The Best Pirate Movies of All Time

Yo-Ho, Yo-Ho, A Pirates Film For Me

Hollywood has always loved a good pirate tale starting matinee idols like Douglas Fairbanks in the old silent days and on up through the phenomenal success of Johnny Depp as Captain Jack Sparrow. If you want to find adventure on the high seas, here are the best cinematic ​buccaneers to set sail with, plus a few female pirates to cross sword with.​

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Captain Blood (1935)

© Warner Home Video

Errol Flynn epitomizes the roguish, swashbuckling captain as a good doctor who becomes a pirate to get revenge on the officials that wrongly accuse him of treason in this stellar adaptation of Rafael Sabatini's novel. Another of his novels was the basis for ​The Sea Hawk in 1940.

With his dashing good looks and devilish grin, Flynn is born to play these Sabatini heroes. He had just the right blend of sincerity, brash charm, and humor. Here he is paired with the lovely Olivia de Havilland. Basil Rathbone plays his arch nemesis. Just when Rathbone is about to whip him within an inch of his life, the town is attacked, and Flynn exclaims with a grin, "What a timely interruption!" Absolutely delightful.

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The Crimson Pirate (1952)

The Crimson Pirate
Warner Bros.

Set in the Caribbean of the late 1700s, this jocular, robust, and colorful adventure involved tons of swordplay, a prison break, a revolution, and an eccentric scientist. As a young man, Burt Lancaster had joined the circus as an acrobat. As the titular Crimson Pirate, he gets to put those skills to excellent use and to partner with his circus buddy Nick Cravat. Lancaster and Cravat fly around the sets with amazing acrobatic skill, and Lancaster flashes some pearly whites that are downright blinding.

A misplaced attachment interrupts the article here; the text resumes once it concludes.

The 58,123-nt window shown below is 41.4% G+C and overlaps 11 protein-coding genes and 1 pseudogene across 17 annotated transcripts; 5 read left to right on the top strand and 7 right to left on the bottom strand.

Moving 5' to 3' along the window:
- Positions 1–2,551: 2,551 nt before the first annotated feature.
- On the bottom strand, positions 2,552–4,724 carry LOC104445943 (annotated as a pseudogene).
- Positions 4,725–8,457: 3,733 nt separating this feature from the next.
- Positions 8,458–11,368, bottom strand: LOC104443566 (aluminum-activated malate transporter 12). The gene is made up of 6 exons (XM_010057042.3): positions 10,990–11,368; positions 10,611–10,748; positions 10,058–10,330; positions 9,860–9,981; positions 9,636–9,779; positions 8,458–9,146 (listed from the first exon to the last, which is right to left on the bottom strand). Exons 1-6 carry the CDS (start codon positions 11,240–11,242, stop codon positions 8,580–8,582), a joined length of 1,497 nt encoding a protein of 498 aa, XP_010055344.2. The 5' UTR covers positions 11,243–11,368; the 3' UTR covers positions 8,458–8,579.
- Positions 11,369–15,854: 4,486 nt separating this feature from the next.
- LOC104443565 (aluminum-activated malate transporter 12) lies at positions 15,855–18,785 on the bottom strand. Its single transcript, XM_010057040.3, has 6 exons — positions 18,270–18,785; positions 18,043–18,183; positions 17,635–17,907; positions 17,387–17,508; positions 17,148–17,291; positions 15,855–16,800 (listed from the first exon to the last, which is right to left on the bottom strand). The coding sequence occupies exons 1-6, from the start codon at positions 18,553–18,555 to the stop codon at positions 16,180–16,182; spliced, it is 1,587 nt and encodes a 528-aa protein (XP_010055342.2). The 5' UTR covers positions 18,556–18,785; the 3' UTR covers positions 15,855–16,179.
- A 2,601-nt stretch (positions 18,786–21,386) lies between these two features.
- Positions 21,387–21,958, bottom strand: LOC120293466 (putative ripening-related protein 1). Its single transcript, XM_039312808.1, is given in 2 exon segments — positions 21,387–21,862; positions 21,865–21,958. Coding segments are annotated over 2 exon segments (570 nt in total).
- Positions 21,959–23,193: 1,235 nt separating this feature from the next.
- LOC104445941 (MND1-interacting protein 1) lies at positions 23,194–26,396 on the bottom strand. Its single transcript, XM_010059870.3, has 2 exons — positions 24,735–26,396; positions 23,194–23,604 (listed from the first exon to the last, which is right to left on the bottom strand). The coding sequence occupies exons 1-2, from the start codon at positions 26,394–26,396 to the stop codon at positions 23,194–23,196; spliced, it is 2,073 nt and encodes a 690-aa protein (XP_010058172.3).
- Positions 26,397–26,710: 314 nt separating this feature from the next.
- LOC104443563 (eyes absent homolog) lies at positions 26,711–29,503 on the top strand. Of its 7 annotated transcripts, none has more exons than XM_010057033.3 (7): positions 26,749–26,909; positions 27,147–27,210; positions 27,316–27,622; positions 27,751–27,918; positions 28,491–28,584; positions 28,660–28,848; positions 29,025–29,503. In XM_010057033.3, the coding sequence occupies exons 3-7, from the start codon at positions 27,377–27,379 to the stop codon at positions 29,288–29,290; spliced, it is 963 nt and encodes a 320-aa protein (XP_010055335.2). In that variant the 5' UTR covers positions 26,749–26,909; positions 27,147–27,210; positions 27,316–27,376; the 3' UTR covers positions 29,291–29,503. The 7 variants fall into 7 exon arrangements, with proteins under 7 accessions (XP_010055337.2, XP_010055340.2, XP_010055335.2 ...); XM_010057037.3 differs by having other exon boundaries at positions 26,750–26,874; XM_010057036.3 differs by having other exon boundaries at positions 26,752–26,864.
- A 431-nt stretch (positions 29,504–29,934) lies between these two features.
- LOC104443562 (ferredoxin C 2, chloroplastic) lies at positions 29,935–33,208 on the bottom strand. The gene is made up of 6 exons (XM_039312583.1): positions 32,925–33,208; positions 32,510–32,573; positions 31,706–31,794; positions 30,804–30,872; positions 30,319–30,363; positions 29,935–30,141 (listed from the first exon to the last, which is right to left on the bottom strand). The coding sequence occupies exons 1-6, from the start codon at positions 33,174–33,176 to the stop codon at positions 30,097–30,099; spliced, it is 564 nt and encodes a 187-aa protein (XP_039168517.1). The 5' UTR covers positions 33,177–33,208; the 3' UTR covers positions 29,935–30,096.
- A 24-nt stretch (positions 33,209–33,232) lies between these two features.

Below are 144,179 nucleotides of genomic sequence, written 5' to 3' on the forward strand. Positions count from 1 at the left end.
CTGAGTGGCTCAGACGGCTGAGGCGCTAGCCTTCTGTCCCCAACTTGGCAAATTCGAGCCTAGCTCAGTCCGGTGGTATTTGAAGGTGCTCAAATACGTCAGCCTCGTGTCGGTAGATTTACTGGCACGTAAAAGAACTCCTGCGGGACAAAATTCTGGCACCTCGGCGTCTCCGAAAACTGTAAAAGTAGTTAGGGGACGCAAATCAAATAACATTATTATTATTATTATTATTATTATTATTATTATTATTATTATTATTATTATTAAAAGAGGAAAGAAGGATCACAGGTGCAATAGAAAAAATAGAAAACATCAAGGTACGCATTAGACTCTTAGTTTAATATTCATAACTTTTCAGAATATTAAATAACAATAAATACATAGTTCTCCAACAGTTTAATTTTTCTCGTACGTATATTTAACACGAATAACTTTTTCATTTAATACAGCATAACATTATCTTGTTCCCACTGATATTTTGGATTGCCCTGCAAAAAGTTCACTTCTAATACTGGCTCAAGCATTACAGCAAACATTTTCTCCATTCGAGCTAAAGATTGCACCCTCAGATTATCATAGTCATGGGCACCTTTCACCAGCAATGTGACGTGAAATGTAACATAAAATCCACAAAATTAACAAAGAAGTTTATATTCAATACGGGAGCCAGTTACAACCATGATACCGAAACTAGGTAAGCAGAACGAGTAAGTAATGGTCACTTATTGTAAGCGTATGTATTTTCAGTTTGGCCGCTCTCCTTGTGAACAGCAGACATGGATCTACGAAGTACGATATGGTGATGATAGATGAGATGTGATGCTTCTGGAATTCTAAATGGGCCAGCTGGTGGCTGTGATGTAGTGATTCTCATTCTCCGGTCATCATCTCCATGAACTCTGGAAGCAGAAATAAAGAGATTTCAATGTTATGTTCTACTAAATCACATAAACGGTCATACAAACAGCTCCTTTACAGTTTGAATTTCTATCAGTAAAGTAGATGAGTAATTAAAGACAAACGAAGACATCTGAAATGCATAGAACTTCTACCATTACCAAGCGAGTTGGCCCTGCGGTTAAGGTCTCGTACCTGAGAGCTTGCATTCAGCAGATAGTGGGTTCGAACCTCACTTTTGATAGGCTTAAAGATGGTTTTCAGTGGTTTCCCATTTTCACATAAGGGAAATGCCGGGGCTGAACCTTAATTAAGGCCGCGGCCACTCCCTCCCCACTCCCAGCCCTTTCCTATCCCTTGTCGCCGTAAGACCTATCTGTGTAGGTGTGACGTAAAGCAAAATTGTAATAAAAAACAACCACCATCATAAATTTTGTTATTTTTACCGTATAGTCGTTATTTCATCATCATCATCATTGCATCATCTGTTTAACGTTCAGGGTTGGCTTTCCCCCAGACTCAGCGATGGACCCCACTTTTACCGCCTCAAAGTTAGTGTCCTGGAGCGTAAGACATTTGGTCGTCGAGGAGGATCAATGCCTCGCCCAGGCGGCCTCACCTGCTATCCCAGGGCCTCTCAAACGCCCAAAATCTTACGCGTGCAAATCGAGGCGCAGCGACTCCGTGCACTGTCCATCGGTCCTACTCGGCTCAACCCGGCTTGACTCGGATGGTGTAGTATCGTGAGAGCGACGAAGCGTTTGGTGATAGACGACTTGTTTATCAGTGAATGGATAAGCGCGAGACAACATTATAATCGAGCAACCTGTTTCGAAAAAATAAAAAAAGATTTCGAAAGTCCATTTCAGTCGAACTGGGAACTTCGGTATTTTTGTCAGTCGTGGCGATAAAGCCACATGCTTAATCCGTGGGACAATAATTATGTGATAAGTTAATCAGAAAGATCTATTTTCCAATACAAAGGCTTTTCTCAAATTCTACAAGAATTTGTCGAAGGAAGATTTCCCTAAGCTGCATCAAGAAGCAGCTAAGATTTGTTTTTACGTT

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Princess Bride (1987)

The Princess Bride
20th Century Fox

Cary Elwes is a young farm boy who takes on the persona of Dread Pirate Roberts in order to save his beloved. Rob Reiner's film manages to be utterly sincere at the same time that it sends up every fairy tale cliché with enchanting wit.

The costume for Dread Pirate Roberts was modeled on what Douglas Fairbanks wore in The Mark of Zorro. Though he isn't a pirate, Mandy Patinkin plays the dashing and revenge driven Inigo Montoya, which only adds to the film's wonderful sense of swashbuckling fun.

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A High Wind in Jamaica (1965)

A High Wind in Jamaica
20th Century Fox

Most Hollywood pirate films are about adventure and a fantasy image of what pirates are like. A High Wind in Jamaica tries to temper that fantasy with a little sense of what real pirate life might have been like.

The film is essentially told from the point of view of two English children who end up on a pirate ship. The children are thrilled, and the young girl even develops a friendship of sorts with the pirate captain. But the crew want to rid themselves of the troublesome youngsters and the story eventually takes a tragic turn. Anthony Quinn and James Coburn are the sympathetic pirates.

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Pirates of Penzance (1983)

The Pirates of Penzance
Universal Pictures

This film adaptation of Joseph Papp's production of the Gilbert and Sullivan operetta is highly uneven, but it does boast one of the best screen pirates in Kevin Kline's Pirate King. Kline's performance is so larger than life that it practically leaps off the screen. Kline displays an old-school matinee idol charisma that proves far more memorable than the film.